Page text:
e may have just witnessed "the beginning of the end of the war in Afghanistan," says Thomas E. Ricks in The Washington Post. Gen. David Petraeus, whom President Obama picked to replace Gen. Stanley McChrystal as the U.S. commander there, is, of course, eminently qualified, after the way he turned around the war in Iraq. But "the conditions Petraeus enjoyed in Iraq are far from present in Afghanistan," so he's unlikely to repeat his success this time around. In a year or two, Obama will be able to say he gave Afghanistan his best shot, "even putting his top guy in charge" and reshaping the strategy, but it still didn't work out. "Then he can begin pulling out." An excerpt:
[In Iraq,] Petraeus was aided enormously by Ryan C. Crocker, one of the savviest American diplomats and one of the most experienced in the region, having served in Pakistan, Lebanon and in Iraq decades prior. Early in the war, friction between Ambassador L. Paul Bremer and Army Lt. Gen. Ricardo Sanchez had crippled the U.S. effort and confused Iraqis. ...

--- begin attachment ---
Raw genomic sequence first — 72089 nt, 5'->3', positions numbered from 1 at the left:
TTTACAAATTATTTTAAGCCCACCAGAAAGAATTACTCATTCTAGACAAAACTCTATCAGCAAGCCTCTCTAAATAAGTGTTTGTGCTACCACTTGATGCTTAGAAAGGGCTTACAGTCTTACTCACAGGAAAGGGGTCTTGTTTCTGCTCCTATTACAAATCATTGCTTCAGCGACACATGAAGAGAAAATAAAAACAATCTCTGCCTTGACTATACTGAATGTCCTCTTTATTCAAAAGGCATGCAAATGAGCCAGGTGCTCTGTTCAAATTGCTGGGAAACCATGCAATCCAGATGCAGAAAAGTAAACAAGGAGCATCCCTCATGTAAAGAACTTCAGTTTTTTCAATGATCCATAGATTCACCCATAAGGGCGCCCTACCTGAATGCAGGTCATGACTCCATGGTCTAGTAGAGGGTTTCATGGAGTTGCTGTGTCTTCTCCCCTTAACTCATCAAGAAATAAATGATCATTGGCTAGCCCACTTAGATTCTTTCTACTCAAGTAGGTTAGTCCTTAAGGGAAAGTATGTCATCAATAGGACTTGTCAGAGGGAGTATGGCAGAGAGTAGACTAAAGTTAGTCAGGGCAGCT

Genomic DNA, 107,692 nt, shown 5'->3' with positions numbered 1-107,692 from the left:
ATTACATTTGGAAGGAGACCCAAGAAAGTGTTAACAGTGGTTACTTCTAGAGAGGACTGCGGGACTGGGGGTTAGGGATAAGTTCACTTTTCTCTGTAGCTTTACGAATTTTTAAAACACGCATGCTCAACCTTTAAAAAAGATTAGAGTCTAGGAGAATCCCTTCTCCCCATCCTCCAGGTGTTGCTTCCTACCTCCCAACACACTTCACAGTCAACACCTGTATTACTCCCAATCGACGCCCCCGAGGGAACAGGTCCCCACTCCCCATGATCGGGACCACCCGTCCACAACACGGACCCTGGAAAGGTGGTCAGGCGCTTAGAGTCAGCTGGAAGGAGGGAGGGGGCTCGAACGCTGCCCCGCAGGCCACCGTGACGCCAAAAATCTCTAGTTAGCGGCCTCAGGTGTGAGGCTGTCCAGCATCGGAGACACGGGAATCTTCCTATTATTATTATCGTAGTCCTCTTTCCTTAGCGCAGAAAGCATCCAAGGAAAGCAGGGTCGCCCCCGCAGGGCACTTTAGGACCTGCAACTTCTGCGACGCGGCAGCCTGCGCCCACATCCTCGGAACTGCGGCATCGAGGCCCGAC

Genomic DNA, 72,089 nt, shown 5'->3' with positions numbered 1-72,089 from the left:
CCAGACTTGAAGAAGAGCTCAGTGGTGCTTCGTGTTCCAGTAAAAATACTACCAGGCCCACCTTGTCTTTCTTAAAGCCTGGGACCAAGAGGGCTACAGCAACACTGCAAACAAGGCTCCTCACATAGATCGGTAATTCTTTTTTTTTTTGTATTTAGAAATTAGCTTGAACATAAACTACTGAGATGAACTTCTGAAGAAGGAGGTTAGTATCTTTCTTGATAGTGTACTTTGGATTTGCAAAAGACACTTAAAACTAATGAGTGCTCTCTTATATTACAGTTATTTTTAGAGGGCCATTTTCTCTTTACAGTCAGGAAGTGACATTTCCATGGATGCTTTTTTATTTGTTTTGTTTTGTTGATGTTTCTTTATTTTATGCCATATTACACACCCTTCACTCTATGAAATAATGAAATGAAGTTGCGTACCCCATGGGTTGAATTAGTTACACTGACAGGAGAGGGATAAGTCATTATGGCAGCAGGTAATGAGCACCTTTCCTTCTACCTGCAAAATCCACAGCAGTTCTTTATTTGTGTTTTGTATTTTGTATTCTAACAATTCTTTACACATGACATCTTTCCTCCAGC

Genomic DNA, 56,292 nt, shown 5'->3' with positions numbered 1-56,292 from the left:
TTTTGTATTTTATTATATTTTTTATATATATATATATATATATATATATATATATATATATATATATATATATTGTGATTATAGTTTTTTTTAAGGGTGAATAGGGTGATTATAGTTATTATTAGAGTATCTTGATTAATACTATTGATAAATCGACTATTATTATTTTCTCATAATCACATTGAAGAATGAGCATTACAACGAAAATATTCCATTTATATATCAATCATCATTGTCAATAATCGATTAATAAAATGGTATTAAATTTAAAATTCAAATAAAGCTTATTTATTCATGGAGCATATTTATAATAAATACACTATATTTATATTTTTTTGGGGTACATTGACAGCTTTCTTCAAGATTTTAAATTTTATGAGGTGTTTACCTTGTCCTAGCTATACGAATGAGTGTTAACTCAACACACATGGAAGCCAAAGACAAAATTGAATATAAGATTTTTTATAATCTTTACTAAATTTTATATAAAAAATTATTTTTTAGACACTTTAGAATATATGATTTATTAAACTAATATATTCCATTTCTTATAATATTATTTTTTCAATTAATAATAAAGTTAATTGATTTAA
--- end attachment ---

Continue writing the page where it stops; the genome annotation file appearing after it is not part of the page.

Repelled by such persistent friction, Petraeus and Crocker were determined to coordinate their actions. Word went out to subordinates that neither of them would tolerate infighting between civilian and military officials. ...
In Kabul, alas, Petraeus will find no such useful ally in the American ambassador. Instead, the top U.S. diplomat there is Karl W. Eikenberry, who relentlessly opposed McChrystal's initiatives. ...
McChrystal was dismissed because of the magazine article that laid before the world the sniping and backbiting between U.S. military and civilian officials in the Afghan war. That is not going to end just because Petraeus goes to Kabul, or even because the president has said he doesn't like it.
Read the full article at The Washington Post.
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